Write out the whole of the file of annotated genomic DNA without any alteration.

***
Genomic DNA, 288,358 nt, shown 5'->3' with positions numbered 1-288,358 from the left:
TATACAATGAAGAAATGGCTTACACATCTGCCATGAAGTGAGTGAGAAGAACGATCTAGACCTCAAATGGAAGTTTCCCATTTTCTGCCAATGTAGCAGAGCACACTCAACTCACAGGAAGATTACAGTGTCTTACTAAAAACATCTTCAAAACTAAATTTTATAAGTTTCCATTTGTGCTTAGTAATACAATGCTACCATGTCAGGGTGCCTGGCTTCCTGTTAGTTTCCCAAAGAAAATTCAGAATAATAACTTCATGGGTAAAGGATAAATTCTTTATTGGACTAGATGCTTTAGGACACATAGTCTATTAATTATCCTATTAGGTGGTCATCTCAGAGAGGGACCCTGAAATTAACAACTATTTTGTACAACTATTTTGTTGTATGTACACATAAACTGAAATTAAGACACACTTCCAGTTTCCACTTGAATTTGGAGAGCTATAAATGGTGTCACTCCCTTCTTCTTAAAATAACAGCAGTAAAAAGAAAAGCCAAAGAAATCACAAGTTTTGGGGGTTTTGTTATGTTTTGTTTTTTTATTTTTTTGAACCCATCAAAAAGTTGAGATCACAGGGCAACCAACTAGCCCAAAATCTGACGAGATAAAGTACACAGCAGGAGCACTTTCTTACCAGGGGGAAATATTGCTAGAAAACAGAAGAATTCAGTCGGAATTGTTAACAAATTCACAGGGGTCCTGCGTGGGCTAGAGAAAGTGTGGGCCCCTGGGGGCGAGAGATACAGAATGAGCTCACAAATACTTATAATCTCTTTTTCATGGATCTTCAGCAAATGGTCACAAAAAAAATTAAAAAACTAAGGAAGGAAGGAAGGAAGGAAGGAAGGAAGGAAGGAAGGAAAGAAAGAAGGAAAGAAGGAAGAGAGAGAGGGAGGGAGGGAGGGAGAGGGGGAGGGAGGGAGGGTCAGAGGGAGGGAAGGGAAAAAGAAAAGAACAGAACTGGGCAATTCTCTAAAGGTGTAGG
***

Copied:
Genomic DNA, 288,358 nt, shown 5'->3' with positions numbered 1-288,358 from the left:
TATACAATGAAGAAATGGCTTACACATCTGCCATGAAGTGAGTGAGAAGAACGATCTAGACCTCAAATGGAAGTTTCCCATTTTCTGCCAATGTAGCAGAGCACACTCAACTCACAGGAAGATTACAGTGTCTTACTAAAAACATCTTCAAAACTAAATTTTATAAGTTTCCATTTGTGCTTAGTAATACAATGCTACCATGTCAGGGTGCCTGGCTTCCTGTTAGTTTCCCAAAGAAAATTCAGAATAATAACTTCATGGGTAAAGGATAAATTCTTTATTGGACTAGATGCTTTAGGACACATAGTCTATTAATTATCCTATTAGGTGGTCATCTCAGAGAGGGACCCTGAAATTAACAACTATTTTGTACAACTATTTTGTTGTATGTACACATAAACTGAAATTAAGACACACTTCCAGTTTCCACTTGAATTTGGAGAGCTATAAATGGTGTCACTCCCTTCTTCTTAAAATAACAGCAGTAAAAAGAAAAGCCAAAGAAATCACAAGTTTTGGGGGTTTTGTTATGTTTTGTTTTTTTATTTTTTTGAACCCATCAAAAAGTTGAGATCACAGGGCAACCAACTAGCCCAAAATCTGACGAGATAAAGTACACAGCAGGAGCACTTTCTTACCAGGGGGAAATATTGCTAGAAAACAGAAGAATTCAGTCGGAATTGTTAACAAATTCACAGGGGTCCTGCGTGGGCTAGAGAAAGTGTGGGCCCCTGGGGGCGAGAGATACAGAATGAGCTCACAAATACTTATAATCTCTTTTTCATGGATCTTCAGCAAATGGTCACAAAAAAAATTAAAAAACTAAGGAAGGAAGGAAGGAAGGAAGGAAGGAAGGAAGGAAGGAAAGAAAGAAGGAAAGAAGGAAGAGAGAGAGGGAGGGAGGGAGGGAGAGGGGGAGGGAGGGAGGGTCAGAGGGAGGGAAGGGAAAAAGAAAAGAACAGAACTGGGCAATTCTCTAAAGGTGTAGG